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Imaging Agents

Technetium-99m MDP/HDP

Bone scintigraphy is most often performed utilizing technetium-99m (Tc-99m) methylene diphosphonate (MDP), or Tc-99m hydroxymethylene diphosphonate (HDP). Both compounds are diphosphonates (bisphosphonates) that show chemisorption to hydroxyapatite and chelate the radionuclide Tc-99m for imaging purposes.1 Tc-99m has ideal imaging properties secondary to its relatively low energy and abundant gamma ray at 140 kilo electron volts (keV), its short 6 hour half-life, and its ready availability in generator form. The resulting chelates show an in vivo distribution of radioactivity that reflects the osteoblastic activity of bone with relatively high sensitivity but low specificity. This low specificity often requires correlation with other imaging studies and patient history to better define lesion etiology.2 The usual administered adult dose is approximately 740-1100 megabecquerels (MBq), [20–30 millicuries (mCi)], resulting in an effective total dose of approximately 5.9-8.8 millisieverts (mSv).3

Indium-111-Labeled White Blood Cells

An extremely useful method for imaging inflammation/infection is the utilization of radiolabeled white blood cells (WBC). The vast majority of white cells extracted from peripheral blood are polymorphonuclear leukocytes (PMNL) that are chemotactically attracted to foci of most acute inflammatory/infectious processes. Both Tc-99m hexamethylpropyleneamine oxime (HMPAO) and indium-111 (In-111) oxyquinoline are lipophilic compounds that may be used to label isolated peripheral WBCs. For imaging musculoskeletal infections, In-111 is felt to be the optimal radionuclide because of its longer half-life of 67 hours and its medium energy gamma rays at 174 and 247 keV.1 The longer half-life allows more time for labeled leukocytes to localize in regions of osteomyelitis that may have overall lower numbers of associated WBCs compared with acute pyogenic abscesses. The medium energy photopeaks allow for simultaneous image acquisition with Tc-99m-labeled bone marrow for improving the specificity of osteomyelitis detection. This technique poses moderate risk for the patient. Proper labeling of peripheral WBCs is technically complex and is usually performed at experienced tertiary commercial radiopharmacies. This requires collection and centralization of blood samples from multiple, usually highly infectious, patients daily with the associated risk of cross-contamination. Radiation-sensitive white cells, including a small number of lymphocytes, are internally exposed to ionizing radiation resulting in an unknown but assumable significant risk. The usual dose of In-111 for this procedure is 10-20 MBq (0.3–0.5 mCi), resulting in an effective total dose of approximately 6-12 mSv.4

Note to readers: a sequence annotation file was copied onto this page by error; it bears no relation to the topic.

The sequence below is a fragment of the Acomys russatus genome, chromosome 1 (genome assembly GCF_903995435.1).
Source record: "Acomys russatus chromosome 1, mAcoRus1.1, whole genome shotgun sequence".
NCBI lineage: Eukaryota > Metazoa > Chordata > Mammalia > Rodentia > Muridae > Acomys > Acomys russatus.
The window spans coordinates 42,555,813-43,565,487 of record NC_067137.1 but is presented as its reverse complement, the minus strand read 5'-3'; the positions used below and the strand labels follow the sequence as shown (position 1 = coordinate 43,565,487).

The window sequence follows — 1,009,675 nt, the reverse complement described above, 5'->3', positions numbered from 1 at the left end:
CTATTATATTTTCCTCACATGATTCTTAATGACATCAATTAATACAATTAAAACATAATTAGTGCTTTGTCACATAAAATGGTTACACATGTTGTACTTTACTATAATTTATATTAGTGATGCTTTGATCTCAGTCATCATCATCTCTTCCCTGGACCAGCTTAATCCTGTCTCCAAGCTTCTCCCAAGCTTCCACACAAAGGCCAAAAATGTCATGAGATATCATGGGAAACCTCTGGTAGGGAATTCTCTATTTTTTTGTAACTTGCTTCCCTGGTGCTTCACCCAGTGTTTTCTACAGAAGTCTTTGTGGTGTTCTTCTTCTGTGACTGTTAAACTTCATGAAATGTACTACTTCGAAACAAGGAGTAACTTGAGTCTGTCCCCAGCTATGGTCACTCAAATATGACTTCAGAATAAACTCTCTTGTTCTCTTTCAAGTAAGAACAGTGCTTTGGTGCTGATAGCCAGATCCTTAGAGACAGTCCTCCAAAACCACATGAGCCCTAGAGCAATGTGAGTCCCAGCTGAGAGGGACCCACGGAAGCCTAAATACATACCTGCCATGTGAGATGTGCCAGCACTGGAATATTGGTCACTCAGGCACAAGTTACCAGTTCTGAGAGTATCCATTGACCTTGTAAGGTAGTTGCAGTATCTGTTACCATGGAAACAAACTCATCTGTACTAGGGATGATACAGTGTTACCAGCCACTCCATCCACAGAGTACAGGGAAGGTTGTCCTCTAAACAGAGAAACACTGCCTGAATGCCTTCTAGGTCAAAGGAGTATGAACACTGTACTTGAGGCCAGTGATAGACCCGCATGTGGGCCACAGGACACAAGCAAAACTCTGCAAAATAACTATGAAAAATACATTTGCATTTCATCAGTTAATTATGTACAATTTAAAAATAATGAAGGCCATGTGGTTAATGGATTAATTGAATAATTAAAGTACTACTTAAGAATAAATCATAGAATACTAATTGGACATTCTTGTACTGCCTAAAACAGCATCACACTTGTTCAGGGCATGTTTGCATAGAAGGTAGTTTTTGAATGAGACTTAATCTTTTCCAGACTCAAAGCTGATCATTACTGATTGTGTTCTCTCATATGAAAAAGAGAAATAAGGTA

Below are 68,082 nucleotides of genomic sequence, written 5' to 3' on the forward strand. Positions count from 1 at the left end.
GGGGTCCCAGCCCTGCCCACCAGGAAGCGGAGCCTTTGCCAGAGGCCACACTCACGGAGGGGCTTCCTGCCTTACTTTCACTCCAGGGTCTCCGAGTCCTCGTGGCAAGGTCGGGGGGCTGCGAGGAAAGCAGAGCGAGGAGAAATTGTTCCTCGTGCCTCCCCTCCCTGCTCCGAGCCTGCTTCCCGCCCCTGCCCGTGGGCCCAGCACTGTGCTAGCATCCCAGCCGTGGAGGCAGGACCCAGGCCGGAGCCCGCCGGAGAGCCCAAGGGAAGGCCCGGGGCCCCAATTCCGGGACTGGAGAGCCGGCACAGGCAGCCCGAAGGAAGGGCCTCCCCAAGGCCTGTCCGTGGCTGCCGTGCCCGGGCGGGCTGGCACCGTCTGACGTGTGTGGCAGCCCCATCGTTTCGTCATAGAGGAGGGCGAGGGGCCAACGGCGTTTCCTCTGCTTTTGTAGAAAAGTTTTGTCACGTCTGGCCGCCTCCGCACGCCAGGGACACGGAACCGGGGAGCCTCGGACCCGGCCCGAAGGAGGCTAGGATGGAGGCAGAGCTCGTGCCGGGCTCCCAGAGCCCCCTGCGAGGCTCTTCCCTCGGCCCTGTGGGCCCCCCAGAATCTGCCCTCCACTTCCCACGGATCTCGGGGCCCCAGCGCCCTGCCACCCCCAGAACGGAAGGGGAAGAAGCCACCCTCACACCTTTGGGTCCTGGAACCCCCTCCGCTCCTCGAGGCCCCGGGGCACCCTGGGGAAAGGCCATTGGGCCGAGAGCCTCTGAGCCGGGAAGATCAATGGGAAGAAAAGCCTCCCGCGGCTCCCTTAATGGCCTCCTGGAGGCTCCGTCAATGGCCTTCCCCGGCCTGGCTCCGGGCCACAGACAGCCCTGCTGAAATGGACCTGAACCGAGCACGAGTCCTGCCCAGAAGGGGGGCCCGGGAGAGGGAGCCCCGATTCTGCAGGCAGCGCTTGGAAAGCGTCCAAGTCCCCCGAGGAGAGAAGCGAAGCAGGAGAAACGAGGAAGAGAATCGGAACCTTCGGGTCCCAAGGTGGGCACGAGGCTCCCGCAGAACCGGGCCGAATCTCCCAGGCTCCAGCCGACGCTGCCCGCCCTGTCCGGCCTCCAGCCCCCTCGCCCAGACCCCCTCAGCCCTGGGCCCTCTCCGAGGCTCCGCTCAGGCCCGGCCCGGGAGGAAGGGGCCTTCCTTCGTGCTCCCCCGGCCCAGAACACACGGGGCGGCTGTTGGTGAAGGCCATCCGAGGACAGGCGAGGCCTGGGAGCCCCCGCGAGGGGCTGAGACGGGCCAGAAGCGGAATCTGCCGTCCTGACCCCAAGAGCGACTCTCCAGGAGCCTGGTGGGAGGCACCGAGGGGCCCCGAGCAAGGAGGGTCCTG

Gallium-67 Citrate

Gallium-67 (Ga-67) citrate is a radionuclide that has been used for over 30 years for tumor and inflammatory imaging. Its localization in infectious or inflammatory lesions is felt to be secondary to multiple factors including binding to transferrin and lactoferrin, both found in high concentration in inflammatory foci. Direct uptake by iron binding bacteria as well as by activated phagocytic cells has also been seen. The imaging properties of Ga-67 are somewhat less than ideal with multiple low-to-medium energy gamma rays at 93 keV, 184 keV, 296 ...

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